Sunday, November 20, 2005

There's a Hair in The Soup

After 20 years in the business, I thought I'd seen it all. In fact, I was certain that nothing a customer could do would surprise me ever again. I was wrong. I was actually astounded on Saturday night.
The last home football game of the season is always between two arch rivals and is the biggest homegame of the year. The customers began flooding in and it didn't slow down. The hostesses used a "wait list" for over 2 1/2 hours and the manager finally cut the floor around 9:30 p.m. I took the first new table in my section and was delivering their salads when the surprising incident occurred.
On the other side of the diningroom, our manager was talking with a customer, a man about 45 years old. The man's wife and young son listened in on their conversation. The man suddenly stood up, his wife reached out to stop him, and our manager stepped back. The guy turned toward the other tables, and in a very loud voice, began an obnoxious and embarassing speech.
"I want you all to know that I just had dinner with my family," he began, "and
I found a long blonde hair in my food." He gestures with his hands to show the length of the hair he found. "I'm not the type to complain but..."
Before I go any further, I have to fill in a few relevant details. First, their server is definitely not a blonde. In fact, not one of the waitstaff working that night was a blonde. Our entire kitchen is "latino". They sport flat-top fade brush cuts, hidden beneath bandana's and turned back ball caps. The man's wife, however, did have blonde hair that reached the middle of her back. His son was rolling his eyes as his dad went on.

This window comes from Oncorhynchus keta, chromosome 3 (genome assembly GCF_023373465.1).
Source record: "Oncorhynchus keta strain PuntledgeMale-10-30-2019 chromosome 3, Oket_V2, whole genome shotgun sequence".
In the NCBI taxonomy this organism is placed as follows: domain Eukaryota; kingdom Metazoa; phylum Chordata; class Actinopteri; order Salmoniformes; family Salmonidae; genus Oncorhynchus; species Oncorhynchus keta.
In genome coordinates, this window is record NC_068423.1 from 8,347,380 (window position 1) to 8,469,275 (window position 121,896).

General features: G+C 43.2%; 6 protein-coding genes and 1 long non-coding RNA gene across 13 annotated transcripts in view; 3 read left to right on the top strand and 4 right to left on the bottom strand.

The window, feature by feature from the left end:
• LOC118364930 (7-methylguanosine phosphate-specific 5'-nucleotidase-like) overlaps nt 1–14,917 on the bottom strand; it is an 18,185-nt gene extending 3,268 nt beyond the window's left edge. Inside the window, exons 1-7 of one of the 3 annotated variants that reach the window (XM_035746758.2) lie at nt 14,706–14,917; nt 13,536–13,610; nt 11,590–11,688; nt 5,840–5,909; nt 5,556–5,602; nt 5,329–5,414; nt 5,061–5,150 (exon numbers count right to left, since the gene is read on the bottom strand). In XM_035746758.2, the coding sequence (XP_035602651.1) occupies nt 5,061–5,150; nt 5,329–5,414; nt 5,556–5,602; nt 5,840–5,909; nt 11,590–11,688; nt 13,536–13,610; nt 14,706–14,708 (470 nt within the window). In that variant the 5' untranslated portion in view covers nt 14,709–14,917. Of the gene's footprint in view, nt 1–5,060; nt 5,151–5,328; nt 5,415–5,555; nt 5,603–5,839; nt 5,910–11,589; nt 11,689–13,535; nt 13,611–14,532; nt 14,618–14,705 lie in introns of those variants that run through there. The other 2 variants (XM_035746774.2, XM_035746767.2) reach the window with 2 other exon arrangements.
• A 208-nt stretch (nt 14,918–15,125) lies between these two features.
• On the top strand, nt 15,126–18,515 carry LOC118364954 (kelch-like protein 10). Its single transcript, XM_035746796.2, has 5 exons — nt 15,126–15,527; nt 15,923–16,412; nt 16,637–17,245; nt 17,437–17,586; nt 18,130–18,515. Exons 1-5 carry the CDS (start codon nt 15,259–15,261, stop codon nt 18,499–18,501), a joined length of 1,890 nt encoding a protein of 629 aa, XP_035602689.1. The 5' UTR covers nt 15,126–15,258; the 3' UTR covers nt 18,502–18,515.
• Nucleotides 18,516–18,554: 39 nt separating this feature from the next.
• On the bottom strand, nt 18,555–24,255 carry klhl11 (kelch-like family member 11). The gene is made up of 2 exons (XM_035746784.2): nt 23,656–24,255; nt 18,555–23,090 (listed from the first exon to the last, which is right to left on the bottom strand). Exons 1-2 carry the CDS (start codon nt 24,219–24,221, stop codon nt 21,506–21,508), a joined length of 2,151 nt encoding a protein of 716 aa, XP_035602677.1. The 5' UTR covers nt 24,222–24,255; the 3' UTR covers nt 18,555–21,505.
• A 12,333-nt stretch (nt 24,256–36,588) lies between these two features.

"I really feel that my entire bill should be free," he announced. "And this guy
only wants to take my dinner off the bill. This is the worst example of customer
service I've ever seen and this manager is incompetent." He flashes a glance at the
boss. "I have about 350 friends and business associates that I'm going to tell about
this and none of them will ever come here again."
When he first began his speech, a few people leaned out of the booths, curious to see what was going on. Between the background music and the normal diningroom
din, most could not hear what he was saying and thought that he was announcing a
birthday. They quickly rejoined their conversations and paid no attention to this guy. Fortunately, the two closest tables were "regulars", affectionately nicknamed "The Horse People" because they run a horse breeding and boarding farm a few miles outside of town. One of "The Horse People" retorted, "I eat here all the time! The food is always great and the service is excellent!" From the corner, another regular customer chimes in, "Cut him off!"
"Enjoy your hair food!" the man bellows as he finally surrenders his debit card to the manager. The family mills around the table while being cashed out and both the wife and son are trying to hide their faces. He signs the receipt and is escorted to the door.
As the table is being cleared, I notice that they've left three carryout boxes on the table. I quickly collect them and put them in a bag. I walk up to "The Horse People" and ask if they still have Wilbur, a pig they've been growing out for sometime now. "We sure do!", the lady responds. I present her with the bag of food, telling her that Wilbur's dinner is "on the house" tonight. Waste not, want not.